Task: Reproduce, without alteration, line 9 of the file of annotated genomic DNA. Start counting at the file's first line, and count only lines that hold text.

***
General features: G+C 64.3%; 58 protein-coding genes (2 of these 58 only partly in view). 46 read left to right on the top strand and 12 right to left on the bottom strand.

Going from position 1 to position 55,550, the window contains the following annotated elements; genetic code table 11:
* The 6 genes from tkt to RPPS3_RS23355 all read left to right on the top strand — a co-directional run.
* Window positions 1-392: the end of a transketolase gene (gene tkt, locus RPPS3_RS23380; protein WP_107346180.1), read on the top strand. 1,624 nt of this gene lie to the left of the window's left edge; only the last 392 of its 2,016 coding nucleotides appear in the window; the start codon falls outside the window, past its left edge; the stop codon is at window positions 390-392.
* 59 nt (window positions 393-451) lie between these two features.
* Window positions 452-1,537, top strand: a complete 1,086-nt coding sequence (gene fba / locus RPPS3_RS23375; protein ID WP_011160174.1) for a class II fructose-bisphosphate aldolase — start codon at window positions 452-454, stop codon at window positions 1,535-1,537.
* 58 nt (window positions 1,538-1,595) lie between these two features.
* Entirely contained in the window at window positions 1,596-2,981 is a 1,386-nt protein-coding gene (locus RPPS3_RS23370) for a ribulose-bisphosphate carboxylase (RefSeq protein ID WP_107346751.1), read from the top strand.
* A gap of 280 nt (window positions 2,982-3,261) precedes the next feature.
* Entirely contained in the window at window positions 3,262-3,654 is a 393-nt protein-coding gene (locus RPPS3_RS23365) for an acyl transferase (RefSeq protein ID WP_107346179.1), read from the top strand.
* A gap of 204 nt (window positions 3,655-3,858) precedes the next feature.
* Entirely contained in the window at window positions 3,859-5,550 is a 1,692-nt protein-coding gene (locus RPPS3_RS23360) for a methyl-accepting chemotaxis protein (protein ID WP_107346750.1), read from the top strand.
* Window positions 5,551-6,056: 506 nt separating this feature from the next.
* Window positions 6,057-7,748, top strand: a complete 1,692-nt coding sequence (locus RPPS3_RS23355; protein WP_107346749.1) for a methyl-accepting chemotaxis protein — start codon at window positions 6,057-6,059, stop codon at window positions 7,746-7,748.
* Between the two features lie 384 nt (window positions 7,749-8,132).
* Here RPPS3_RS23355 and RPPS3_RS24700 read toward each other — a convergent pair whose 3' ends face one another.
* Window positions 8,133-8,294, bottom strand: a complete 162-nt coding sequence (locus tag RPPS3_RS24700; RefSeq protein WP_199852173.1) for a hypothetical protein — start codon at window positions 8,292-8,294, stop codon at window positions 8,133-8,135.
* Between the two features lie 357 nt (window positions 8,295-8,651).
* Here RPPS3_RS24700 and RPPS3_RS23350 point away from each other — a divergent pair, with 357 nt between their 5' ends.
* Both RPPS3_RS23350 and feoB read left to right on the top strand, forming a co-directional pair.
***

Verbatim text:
* A gap of 280 nt (window positions 2,982-3,261) precedes the next feature.